Today marks the last weekend I will (theoretically) ever work at a movie theatre.  Of course this is the third time I’ve quit said job, but this time it feels like it’s for real.

I’ve worked for the same chain of theatres for the better part of 12 years — since I was 16 years old.  I used to love it, especially getting to build”and project 35mm film back when that still existed, but I realized long ago that the job is not what I want to do for my entire life. As a result and as I alluded to earlier, I’ve left and come back before.

Each time I quit it's with some goal or dream in mind.  The last time it was to pursue something in the entertainment industry, the key problematic word there being "something."  Without much of a plan to become a writer I ended up getting by as an extra. After realizing that being an extra wasn’t a steady or lucrative profession, I reapplied and came back to the theatre part time (which also meant taking a demotion from the salaried position I used to hold).

This time I have a realistic plan in place and I'm leaving because my dreams of being paid to write seem to be coming true.  Even if I'm not going to be writing screenplays any time soon, I'm still doing something I love as I work towards my ultimate goals.

We as Disney fans are, by nature, dreamers. It’s a trait instilled in us through the films, songs and Walt Disney quotes.  That’s not necessarily a bad thing but sometimes I feel Disney lyrics should really come with disclaimers and qualifiers:

— “Everything your heart desires will come to you {assuming you have reasonable expectations to begin with}.”

—“No matter how your heart is grieving if you keep on believing the dream that you wish will come true {with some hard work and application of skills}.”

—”If we can dream then we can do it, yes we can {if we’re clever and talented enough}.”

IMG_1818This isn’t to say that Disney hasn’t hinted as this reality somewhat as of late.  For example, The Princess and the Frog taunt us we need to “Dig a Little Deeper” and that you don’t always get what you want but you get what you need... or was that The Rolling Stones? Then Monsters University shed light on the harsh reality that just because you want to do something doesn’t mean you’re meant to do it.  But wait, Mike’s dream was to be a scarer and he tried really hard and he just fails?!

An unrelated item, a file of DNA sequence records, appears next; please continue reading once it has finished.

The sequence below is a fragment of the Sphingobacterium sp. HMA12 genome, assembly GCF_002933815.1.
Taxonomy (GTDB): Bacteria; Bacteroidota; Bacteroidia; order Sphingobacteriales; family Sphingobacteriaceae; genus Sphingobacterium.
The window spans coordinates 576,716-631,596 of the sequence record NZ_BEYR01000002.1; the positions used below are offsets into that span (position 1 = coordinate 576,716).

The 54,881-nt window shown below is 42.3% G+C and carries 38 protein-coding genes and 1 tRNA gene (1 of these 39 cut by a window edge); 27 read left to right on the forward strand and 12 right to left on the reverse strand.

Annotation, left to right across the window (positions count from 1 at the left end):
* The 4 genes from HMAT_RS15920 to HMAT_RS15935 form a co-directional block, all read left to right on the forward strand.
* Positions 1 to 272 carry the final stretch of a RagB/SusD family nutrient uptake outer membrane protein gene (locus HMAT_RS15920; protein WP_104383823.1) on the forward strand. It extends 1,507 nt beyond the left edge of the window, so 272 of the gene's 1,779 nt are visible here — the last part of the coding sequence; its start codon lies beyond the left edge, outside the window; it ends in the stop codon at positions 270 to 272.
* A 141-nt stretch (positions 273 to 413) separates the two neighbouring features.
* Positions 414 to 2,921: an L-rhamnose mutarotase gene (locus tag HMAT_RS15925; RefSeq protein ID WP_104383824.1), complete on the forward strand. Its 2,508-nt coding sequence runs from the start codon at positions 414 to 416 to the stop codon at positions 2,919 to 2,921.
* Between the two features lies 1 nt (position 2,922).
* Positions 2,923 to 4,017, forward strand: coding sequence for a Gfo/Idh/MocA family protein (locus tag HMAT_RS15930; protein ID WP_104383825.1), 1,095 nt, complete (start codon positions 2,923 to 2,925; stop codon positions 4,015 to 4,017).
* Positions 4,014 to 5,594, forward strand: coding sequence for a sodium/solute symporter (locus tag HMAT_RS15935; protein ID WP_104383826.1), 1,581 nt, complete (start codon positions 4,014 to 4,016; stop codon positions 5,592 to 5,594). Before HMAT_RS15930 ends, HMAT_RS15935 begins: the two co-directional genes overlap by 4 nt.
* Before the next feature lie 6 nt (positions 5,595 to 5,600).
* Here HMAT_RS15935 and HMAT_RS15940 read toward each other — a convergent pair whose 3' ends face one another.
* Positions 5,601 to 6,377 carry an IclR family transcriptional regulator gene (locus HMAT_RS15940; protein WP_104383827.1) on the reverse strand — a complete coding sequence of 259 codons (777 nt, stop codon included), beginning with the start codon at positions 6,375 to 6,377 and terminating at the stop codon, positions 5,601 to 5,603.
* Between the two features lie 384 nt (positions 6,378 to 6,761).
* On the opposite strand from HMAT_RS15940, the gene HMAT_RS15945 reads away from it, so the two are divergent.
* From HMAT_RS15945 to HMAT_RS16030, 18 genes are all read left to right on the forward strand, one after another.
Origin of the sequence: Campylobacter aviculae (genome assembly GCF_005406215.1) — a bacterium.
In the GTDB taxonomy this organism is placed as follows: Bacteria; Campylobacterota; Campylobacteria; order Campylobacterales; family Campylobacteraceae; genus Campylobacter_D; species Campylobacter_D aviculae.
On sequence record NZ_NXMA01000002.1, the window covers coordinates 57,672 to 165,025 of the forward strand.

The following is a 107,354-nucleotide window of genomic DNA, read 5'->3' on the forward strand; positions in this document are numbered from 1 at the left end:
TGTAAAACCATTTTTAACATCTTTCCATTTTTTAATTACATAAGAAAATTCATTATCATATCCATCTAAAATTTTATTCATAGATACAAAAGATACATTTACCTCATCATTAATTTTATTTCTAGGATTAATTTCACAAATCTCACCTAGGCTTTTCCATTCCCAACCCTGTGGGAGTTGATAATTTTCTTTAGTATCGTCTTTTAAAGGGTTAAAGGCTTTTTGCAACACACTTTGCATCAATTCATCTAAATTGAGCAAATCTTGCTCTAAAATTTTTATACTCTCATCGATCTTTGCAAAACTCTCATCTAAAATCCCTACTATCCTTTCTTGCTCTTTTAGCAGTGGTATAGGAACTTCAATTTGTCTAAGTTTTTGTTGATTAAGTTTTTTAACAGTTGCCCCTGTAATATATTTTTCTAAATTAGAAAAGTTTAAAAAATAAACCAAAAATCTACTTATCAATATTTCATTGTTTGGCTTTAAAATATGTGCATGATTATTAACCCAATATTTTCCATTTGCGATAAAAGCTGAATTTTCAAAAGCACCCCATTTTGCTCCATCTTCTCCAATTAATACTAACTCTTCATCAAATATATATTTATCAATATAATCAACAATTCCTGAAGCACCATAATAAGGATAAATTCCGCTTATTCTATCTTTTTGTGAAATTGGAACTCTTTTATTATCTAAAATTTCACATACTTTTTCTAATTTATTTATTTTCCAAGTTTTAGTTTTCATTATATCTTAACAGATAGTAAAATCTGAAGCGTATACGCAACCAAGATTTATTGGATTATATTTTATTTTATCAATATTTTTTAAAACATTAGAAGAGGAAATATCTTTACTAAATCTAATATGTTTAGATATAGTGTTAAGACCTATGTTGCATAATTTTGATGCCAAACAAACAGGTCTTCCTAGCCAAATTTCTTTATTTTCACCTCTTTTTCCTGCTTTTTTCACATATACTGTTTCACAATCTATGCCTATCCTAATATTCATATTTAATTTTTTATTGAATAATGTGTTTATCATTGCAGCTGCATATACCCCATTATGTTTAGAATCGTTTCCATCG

Any motivational speaker will tell you that failure is an important step in succeeding. Heck even Walt had his fair share of failures.  Sometimes failures come as no fault of our own, but sometimes we have to swallow our pride and admit we were wrong.

Going back to the theatre after nearly a year away last time meant confronting the fact that my plans weren’t going as I had hoped and that dreams don’t just come true overnight.  I’ve spent the time that I’ve been back building a new plan, taking baby steps and doing what I can to ensure that this time I won’t have to go back.  But, then again, if I have to I have to and I then I’ll head back to the drawing board to give my dreams another shot.


While I may seem down on the notion of Disney magic and pixie dust, I have to say my Disney fandom does inspire me to take these risks.  Even though I know it’s not as simple as they sometimes make it seem, I’m still motivated by those Disney classics no matter how cheesy they are. Those same films, songs and Walt Disney quotes help me to persevere since, at the end of the day, it’s easier to give up and do something you’re not as happy doing than it is to continue chasing your dreams.

Instead of one of the many Disney quotes I could use to sum up my thoughts on this point and next chapter of my life, a quote I think of often actually comes from Up In the Air (making its second appearance on this blog so far).  In the film, George Clooney’s character Ryan Bingham asks an employee he’s laying off, “How much did they first pay you to give up on your dreams?...And when were you going to stop and come back and do what makes you happy?”

I’ve asked myself that question many times and today I’ve decided to answer it.